indicated what observations should be made, the results
gave at once the reasons for the circling of the birds, for
their then observed attitude, and for the necessity of an
independent initial sustaining speed before soaring began.
Both Mr. Huffaker and myself verified the data
many times and I made the computations.
These observations disclosed several facts:
1st.--That winds blowing five to seventeen miles per
hour frequently had rising trends of 10 degrees to 15
degrees, and that upon occasions when there seemed to be
absolutely no wind, there was often nevertheless a local
rising of the air estimated at a rate of four to eight miles
or more per hour. This was ascertained by watching
thistledown, and rising fogs alongside of trees or hills of
known height. Everyone will readily realize that when
walking at the rate of four to eight miles an hour in a
dead calm the "relative wind" is quite inappreciable to
the senses and that such a rising air would not be noticed.
2nd.--That the buzzard, sailing in an apparently dead
horizontal calm, progressed at speeds of fifteen to eighteen
miles per hour, as measured by his shadow on the
ground. It was thought that the air was then possibly
rising 8.8 feet per second, or six miles per hour.
3rd.--That when soaring in very light winds the angle
of incidence of the buzzards was negative to the horizon
--i. e., that when seen coming toward the eye, the afternoon
light shone on the back instead of on the breast,
as would have been the case had the angle been inclined
above the horizon.
4th.--That the sailing performance only occurred after
the bird had acquired an initial velocity of at least fifteen
or eighteen miles per hour, either by industrious flapping
or by descending from a perch.
An Interesting Experiment.
5th.--That the whole resistance of a stuffed buzzard,
at a negative angle of 3 degrees in a current of air of
15.52 miles per hour, was 0.27 pounds. This test was
kindly made for the writer by Professor A. F. Zahm in
the "wind tunnel" of the Catholic University at Washington,
D. C., who, moreover, stated that the resistance
of a live bird might be less, as the dried plumage could
not be made to lie smooth.
This particular buzzard weighed in life 4.25 pounds,
the area of his wings and body was 4.57 square feet, the
maximum cross-section of his body was 0.110 square feet,
and that of his wing edges when fully extended was
0.244 square feet.
With these data, it became surprisingly easy to compute
the performance with the coefficients of Lilienthal
for various angles of incidence and to demonstrate how
this buzzard could soar horizontally in a dead horizontal
calm, provided that it was not a vertical calm, and that
the air was rising at the rate of four or six miles per
hour, the lowest observed, and quite inappreciable without
Some Data on Bird Power.
The most difficult case is purposely selected. For if
we assume that the bird has previously acquired an initial
minimum speed of seventeen miles an hour (24.93
feet per second, nearly the lowest measured), and that
the air was rising vertically six miles an hour (8.80 feet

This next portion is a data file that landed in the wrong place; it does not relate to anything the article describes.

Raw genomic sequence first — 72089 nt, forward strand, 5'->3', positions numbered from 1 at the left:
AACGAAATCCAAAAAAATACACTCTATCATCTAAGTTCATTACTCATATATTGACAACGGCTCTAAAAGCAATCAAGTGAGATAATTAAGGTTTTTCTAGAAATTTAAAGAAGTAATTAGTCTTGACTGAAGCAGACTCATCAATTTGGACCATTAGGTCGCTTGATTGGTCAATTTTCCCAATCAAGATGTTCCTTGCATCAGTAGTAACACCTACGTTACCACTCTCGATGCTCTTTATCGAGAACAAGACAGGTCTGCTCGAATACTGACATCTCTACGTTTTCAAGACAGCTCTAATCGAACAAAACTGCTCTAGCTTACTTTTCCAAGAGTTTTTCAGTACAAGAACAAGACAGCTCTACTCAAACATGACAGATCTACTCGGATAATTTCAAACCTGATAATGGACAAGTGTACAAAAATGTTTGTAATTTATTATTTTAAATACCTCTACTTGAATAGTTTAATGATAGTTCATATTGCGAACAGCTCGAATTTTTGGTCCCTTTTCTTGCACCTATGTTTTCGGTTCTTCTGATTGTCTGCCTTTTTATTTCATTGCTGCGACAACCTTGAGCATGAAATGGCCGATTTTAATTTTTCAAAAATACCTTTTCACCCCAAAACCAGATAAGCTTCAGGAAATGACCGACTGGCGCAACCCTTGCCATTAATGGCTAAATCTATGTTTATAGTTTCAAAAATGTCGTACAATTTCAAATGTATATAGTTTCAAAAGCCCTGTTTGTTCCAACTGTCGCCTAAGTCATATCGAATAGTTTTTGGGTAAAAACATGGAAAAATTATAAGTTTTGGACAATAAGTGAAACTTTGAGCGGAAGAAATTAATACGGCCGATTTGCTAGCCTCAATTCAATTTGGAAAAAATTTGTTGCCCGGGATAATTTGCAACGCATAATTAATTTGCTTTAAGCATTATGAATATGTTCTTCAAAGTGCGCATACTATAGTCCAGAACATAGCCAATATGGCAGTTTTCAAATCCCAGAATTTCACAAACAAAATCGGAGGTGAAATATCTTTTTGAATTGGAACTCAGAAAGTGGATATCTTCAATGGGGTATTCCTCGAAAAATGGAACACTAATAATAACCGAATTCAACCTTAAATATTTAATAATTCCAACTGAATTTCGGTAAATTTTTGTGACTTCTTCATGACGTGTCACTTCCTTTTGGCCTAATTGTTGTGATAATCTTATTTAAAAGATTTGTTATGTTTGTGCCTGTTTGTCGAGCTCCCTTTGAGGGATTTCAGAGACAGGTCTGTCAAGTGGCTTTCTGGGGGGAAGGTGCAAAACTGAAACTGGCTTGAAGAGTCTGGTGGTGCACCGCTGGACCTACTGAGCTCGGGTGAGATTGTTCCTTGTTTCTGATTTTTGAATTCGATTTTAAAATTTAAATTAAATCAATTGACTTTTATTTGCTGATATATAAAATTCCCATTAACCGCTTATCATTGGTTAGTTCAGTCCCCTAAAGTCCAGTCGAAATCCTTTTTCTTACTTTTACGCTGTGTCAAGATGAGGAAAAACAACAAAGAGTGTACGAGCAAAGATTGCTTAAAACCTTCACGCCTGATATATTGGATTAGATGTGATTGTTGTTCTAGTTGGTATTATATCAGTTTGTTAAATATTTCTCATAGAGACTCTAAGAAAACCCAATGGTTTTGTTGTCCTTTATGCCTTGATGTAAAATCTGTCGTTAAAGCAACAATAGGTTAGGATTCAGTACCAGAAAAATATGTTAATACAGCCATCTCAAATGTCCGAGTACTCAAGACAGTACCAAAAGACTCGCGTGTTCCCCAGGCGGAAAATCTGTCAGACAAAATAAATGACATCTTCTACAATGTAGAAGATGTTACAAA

per second), then we have as the trend of the "relative
-- = 0.353, or the tangent of 19 degrees 26'.
which brings the case into the category of rising wind
effects. But the bird was observed to have a negative
angle to the horizon of about 3 degrees, as near as could be
guessed, so that his angle of incidence to the "relative
wind" was reduced to 16 degrees 26'.
The relative speed of his soaring was therefore:
Velocity = square root of (17 squared + 6 squared) = 18.03 miles
At this speed, using the Langley co-efficient recently
practically confirmed by the accurate experiments of Mr.
Eiffel, the air pressure would be:
18.03 squared X 0.00327 = 1.063 pounds per square foot.
If we apply Lilienthal's co-efficients for an angle of
6 degrees 26', we have for the force in action:
Normal: 4.57 X 1.063 X 0.912 = 4.42 pounds.
Tangential: 4.57 X 1.063 X 0.074 = - 0.359 pounds,
which latter, being negative, is a propelling force.
Results Astonish Scientists.
Thus we have a bird weighing 4.25 pounds not only
thoroughly supported, but impelled forward by a force
of 0.359 pounds, at seventeen miles per hour, while the
experiments of Professor A. F. Zahm showed that the
resistance at 15.52 miles per hour was only 0.27 pounds,
or 0.27 X ------- = 0.324 pounds, at seventeen miles an
These are astonishing results from the data obtained,
and they lead to the inquiry whether the energy of the
rising air is sufficient to make up the losses which occur
by reason of the resistance and friction of the bird's body
and wings, which, being rounded, do not encounter air
pressures in proportion to their maximum cross-section.
We have no accurate data upon the co-efficients to apply
and estimates made by myself proved to be much
smaller than the 0.27 pounds resistance measured by
Professor Zahm, so that we will figure with the latter
as modified. As the speed is seventeen miles per hour, or
24.93 feet per second, we have for the work:
Work done, 0.324 X 24.93 = 8.07 foot pounds per second.
Endorsed by Prof. Marvin.
Corresponding energy of rising air is not sufficient at
four miles per hour. This amounts to but 2.10 foot pounds
per second, but if we assume that the air was rising at
the rate of seven miles per hour (10.26 feet per second),
at which the pressure with the Langley coefficient would
be 0.16 pounds per square foot, we have on 4.57 square
feet for energy of rising air: 4.57 X 0.16 X 10.26 = 7.50
foot pounds per second, which is seen to be still a little